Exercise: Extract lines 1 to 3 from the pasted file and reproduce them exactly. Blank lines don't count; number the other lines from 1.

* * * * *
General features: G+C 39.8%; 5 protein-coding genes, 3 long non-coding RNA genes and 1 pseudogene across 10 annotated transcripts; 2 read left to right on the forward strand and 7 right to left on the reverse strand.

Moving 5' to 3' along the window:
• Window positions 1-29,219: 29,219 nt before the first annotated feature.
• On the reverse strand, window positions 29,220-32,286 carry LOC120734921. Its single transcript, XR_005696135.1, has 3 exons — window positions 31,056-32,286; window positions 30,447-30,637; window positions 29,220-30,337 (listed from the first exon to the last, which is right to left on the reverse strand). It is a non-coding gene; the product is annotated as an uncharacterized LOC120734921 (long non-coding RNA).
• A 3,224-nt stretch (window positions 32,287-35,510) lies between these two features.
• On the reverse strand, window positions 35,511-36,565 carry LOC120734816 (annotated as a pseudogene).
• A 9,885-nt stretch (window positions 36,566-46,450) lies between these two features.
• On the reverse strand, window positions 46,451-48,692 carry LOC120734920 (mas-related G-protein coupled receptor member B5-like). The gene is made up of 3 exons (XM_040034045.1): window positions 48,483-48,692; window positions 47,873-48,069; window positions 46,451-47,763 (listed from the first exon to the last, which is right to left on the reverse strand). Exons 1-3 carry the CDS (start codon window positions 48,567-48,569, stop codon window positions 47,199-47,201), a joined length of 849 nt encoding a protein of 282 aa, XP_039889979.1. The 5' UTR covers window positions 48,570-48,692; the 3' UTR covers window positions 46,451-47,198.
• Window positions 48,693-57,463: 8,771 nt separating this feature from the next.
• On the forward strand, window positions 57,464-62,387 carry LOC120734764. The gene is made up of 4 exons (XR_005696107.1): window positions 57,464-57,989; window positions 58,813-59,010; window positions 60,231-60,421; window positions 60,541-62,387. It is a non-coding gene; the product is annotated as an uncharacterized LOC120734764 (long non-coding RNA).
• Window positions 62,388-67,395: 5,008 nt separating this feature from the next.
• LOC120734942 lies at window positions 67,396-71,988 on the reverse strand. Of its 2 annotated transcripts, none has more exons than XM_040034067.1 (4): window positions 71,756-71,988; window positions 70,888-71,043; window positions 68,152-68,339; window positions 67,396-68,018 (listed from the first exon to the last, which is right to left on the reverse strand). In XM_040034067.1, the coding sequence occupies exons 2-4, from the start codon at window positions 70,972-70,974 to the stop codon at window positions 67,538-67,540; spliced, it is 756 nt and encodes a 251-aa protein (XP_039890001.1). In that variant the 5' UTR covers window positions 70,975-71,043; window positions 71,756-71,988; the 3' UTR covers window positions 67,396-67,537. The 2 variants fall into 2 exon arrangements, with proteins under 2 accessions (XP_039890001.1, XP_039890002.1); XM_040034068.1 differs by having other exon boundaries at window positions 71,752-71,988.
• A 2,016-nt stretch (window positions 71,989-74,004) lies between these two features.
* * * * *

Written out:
General features: G+C 39.8%; 5 protein-coding genes, 3 long non-coding RNA genes and 1 pseudogene across 10 annotated transcripts; 2 read left to right on the forward strand and 7 right to left on the reverse strand.

Moving 5' to 3' along the window:
• Window positions 1-29,219: 29,219 nt before the first annotated feature.